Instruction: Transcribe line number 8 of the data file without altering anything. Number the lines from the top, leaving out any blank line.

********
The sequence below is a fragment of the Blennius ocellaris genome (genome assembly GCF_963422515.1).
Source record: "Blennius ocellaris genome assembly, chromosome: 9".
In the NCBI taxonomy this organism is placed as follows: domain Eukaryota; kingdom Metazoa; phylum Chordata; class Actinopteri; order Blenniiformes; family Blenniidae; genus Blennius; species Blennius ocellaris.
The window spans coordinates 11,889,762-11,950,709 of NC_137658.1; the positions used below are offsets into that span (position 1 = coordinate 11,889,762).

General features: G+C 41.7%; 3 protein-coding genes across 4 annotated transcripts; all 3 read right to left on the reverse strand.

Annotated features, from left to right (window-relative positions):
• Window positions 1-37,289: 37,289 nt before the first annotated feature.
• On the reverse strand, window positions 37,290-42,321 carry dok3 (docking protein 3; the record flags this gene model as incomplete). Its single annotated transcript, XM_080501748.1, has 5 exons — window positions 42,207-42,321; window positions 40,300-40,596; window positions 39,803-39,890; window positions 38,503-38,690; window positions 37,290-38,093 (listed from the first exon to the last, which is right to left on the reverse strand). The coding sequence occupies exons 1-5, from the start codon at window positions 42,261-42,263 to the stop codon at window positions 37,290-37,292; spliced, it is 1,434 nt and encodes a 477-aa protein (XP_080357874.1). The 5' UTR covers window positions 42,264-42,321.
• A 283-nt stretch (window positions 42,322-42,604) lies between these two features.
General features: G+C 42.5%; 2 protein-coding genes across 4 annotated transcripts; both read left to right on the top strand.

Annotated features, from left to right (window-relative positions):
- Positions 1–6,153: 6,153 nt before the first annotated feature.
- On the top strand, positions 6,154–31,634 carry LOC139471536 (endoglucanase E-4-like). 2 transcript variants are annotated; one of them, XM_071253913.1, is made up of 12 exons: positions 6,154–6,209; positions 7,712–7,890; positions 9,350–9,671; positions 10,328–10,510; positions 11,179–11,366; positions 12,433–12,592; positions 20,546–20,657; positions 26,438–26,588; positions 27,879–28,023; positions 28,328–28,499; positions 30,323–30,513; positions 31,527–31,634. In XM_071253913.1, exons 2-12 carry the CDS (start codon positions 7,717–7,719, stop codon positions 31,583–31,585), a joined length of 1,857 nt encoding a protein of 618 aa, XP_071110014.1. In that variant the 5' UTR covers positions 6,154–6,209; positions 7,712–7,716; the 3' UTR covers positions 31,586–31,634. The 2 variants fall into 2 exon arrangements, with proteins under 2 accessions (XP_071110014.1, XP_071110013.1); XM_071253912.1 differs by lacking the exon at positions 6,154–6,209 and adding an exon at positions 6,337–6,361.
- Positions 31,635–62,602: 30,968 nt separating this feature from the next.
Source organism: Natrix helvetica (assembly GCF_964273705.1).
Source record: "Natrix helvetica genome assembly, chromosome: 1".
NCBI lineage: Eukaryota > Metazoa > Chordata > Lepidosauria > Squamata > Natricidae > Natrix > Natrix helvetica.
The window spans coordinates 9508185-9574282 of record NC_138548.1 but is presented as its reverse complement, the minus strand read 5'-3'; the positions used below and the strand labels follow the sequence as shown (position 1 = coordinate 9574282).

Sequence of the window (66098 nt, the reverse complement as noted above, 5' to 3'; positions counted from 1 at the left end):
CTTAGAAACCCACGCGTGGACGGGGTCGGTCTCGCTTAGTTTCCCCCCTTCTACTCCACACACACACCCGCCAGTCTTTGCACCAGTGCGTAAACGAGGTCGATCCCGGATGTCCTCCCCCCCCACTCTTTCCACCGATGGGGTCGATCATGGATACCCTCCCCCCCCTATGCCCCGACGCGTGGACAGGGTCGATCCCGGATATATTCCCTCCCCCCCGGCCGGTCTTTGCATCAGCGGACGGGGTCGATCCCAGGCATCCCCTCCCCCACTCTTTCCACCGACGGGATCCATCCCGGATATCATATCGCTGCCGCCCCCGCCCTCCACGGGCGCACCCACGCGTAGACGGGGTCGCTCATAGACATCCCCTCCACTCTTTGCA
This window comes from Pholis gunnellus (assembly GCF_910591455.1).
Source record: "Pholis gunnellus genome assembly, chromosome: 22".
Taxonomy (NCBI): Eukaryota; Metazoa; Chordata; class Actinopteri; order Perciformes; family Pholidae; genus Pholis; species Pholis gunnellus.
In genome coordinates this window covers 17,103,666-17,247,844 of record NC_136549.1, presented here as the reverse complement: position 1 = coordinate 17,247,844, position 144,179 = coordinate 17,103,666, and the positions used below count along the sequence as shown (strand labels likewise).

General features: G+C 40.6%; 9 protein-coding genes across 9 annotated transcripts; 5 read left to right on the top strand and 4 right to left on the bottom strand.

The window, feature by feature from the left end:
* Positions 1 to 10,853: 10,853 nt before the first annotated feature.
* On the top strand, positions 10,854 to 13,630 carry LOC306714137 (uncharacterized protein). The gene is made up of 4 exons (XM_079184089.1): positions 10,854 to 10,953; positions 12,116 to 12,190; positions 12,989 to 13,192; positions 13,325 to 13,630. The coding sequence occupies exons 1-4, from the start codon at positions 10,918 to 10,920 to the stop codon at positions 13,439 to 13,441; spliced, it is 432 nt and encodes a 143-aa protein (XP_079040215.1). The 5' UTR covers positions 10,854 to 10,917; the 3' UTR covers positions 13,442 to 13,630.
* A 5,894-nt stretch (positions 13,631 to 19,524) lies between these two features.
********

• On the reverse strand, window positions 37,290-42,321 carry dok3 (docking protein 3; the record flags this gene model as incomplete). Its single annotated transcript, XM_080501748.1, has 5 exons — window positions 42,207-42,321; window positions 40,300-40,596; window positions 39,803-39,890; window positions 38,503-38,690; window positions 37,290-38,093 (listed from the first exon to the last, which is right to left on the reverse strand). The coding sequence occupies exons 1-5, from the start codon at window positions 42,261-42,263 to the stop codon at window positions 37,290-37,292; spliced, it is 1,434 nt and encodes a 477-aa protein (XP_080357874.1). The 5' UTR covers window positions 42,264-42,321.